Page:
(Editor’s Note: This story is a follow up to a story posted 10/29/2015. How Will Women In Space Survive Without Makeup Or Men?)
As it turns out, the six women who spent eight days stuck together in a space simulation didn’t really miss makeup OR men.
They did, however, like normal human beings miss their family and loved ones. That actually means technically some of them did miss men, but not because they needed a knight in shining armor to rescue them, but rather because they have human emotions that causes them to miss significant others.
The all-female team made Russian history last week when they entered the grounded space capsule to see if they could handle the stress and schedule of an actual trip to the moon. The women were responsible for conducting several experiments during their eight day trip, and they were all monitored by psychologists to see how they handled the stress and isolation.
However, during the press conference that took place before the women entered the capsule, they were asked weirdly sexist questions about how they expected to live for eight days without makeup, showers, or men.
To which team leader Yelena Luchnitskaya responded, “I’m sure we all have the education, personal qualities and the upbringing, at the end of the day. So far I can’t imagine what would rattle us.”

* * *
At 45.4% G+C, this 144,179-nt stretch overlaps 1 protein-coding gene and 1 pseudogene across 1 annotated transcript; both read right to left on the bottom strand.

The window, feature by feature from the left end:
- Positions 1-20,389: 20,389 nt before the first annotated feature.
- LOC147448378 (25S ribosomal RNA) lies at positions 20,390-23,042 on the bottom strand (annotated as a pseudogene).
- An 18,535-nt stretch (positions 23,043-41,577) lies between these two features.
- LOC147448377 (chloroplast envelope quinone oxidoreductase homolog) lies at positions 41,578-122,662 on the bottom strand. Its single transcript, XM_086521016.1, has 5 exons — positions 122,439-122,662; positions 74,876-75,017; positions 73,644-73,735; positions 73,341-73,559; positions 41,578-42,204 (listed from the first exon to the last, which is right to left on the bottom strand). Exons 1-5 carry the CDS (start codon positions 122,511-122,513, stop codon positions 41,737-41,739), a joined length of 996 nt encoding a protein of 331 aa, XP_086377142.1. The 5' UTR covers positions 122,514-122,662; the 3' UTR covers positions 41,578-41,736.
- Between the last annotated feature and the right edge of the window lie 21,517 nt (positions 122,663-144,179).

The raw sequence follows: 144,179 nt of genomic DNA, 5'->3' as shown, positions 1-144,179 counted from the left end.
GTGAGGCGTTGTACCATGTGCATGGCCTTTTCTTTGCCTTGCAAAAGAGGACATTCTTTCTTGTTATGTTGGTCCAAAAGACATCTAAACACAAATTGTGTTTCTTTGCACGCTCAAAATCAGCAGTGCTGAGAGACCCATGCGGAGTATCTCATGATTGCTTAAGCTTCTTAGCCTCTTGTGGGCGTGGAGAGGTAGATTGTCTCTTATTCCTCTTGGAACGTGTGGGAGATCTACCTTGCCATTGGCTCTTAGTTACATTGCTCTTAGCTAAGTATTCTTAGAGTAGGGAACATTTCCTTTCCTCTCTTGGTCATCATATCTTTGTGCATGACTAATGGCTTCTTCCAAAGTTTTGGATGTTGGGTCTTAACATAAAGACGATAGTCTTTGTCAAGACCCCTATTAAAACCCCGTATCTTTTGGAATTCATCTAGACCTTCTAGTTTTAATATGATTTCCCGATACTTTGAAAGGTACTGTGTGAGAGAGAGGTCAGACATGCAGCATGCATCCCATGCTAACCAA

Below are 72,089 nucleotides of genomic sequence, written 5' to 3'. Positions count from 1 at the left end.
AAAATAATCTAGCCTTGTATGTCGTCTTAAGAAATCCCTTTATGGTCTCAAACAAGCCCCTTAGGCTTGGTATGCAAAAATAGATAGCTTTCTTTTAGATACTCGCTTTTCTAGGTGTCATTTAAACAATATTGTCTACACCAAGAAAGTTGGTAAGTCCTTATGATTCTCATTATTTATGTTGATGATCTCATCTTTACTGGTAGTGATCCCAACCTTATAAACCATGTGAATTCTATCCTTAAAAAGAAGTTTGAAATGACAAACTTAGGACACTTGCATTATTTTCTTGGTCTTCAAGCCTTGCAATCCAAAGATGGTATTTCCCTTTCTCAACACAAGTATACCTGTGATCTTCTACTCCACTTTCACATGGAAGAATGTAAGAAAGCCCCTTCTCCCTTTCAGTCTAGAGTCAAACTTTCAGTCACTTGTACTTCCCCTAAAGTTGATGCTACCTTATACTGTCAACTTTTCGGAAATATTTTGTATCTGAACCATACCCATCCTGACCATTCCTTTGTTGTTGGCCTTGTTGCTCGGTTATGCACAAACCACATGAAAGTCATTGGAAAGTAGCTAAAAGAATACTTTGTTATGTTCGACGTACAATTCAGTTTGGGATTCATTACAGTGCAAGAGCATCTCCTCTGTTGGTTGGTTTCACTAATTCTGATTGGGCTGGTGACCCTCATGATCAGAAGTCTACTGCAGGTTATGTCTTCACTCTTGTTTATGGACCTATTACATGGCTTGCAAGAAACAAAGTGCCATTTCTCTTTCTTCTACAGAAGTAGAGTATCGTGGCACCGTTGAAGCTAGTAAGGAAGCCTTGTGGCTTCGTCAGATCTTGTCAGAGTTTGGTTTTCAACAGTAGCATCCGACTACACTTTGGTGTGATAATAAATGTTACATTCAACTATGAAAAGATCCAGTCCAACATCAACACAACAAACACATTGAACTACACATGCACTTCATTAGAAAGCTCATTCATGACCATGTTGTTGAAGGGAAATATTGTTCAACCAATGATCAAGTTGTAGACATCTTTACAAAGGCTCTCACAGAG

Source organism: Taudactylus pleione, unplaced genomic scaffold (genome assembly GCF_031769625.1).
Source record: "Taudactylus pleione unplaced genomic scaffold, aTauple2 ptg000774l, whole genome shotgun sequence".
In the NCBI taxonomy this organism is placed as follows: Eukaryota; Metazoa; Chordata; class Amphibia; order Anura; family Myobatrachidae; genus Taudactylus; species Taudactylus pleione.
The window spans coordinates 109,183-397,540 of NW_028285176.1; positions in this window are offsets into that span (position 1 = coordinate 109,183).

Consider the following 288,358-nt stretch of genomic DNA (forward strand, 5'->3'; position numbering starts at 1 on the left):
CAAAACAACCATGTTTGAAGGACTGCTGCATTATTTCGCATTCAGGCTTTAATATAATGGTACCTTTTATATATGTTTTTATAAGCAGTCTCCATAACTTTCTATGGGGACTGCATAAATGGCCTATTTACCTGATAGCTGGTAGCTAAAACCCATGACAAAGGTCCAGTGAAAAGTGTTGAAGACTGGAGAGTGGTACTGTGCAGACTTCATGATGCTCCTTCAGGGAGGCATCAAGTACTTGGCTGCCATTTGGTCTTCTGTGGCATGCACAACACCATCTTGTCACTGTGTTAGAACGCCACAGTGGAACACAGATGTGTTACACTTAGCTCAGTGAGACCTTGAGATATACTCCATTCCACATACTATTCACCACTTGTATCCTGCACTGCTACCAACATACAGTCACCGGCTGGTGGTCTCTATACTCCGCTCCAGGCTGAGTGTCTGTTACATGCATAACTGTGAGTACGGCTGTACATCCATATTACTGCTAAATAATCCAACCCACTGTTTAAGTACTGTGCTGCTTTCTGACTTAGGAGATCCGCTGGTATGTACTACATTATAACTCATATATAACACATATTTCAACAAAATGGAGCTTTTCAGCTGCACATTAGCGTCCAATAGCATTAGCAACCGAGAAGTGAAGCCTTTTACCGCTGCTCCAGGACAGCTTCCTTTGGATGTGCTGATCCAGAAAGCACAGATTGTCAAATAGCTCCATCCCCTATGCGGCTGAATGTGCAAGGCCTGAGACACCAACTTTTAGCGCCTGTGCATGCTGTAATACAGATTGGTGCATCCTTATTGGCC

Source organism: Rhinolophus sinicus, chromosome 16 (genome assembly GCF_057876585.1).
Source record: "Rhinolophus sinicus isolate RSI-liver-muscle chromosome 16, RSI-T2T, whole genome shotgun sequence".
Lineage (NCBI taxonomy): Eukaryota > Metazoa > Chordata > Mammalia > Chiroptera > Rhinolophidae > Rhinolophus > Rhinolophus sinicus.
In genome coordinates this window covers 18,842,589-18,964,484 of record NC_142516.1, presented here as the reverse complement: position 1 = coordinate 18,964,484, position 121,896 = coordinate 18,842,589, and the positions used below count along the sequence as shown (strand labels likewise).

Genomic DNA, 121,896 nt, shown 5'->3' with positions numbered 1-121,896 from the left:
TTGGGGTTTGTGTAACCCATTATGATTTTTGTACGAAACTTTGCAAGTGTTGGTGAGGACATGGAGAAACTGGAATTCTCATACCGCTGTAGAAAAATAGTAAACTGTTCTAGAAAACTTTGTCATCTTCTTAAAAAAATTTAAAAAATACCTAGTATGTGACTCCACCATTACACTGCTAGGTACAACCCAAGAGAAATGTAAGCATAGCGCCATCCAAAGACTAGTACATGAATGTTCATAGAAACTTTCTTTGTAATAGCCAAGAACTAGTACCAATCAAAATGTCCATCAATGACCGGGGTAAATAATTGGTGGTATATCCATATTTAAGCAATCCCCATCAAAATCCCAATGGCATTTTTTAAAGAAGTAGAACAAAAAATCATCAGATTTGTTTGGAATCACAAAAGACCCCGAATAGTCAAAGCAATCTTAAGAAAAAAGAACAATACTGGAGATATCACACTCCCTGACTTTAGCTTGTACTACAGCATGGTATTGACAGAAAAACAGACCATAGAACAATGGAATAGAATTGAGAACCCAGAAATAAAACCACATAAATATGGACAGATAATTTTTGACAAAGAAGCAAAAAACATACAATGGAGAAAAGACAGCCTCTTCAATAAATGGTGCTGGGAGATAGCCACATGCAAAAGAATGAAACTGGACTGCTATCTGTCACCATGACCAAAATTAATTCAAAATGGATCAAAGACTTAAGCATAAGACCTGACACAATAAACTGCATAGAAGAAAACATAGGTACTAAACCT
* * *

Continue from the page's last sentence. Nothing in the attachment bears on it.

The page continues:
The director of the Institute of Biomedical Problems in Moscow, where the test was conducted, also noted his concern about six women getting along in a confined space, with a classy comment about “they say that in one kitchen, two housewives find it hard to live together.”
The women, a combination of doctors and scientists, agreed the hardest part was not knowing what was going on at home. They weren’t allowed to communicate with anyone but the command crew. The press conference did highlight the stark differences between the questions–and arguably the faith in their professional abilities–that men are asked as opposed to women.
“To those who said we’d end up ripping each other’s hair out: we didn’t even come close to that,” said participant Daria Komissarov.
(Editor’s Note: Imagine that. A team of professional women all working together just as well–if not better–than an all male team. It’s almost like we’re all human or something.)
Let’s be real. The key to a successful space mission is not about men or women. It’s about people with the correct skill set and the perfect temperament to be locked in a small space for a long period of time.
This experiment was actually one of two that Russia has conducted where they isolate a team of potential cosmonauts. The first test involved isolating a team of six men for 500 days to simulate a trip to Mars.
Filed Under: Aerospace + defense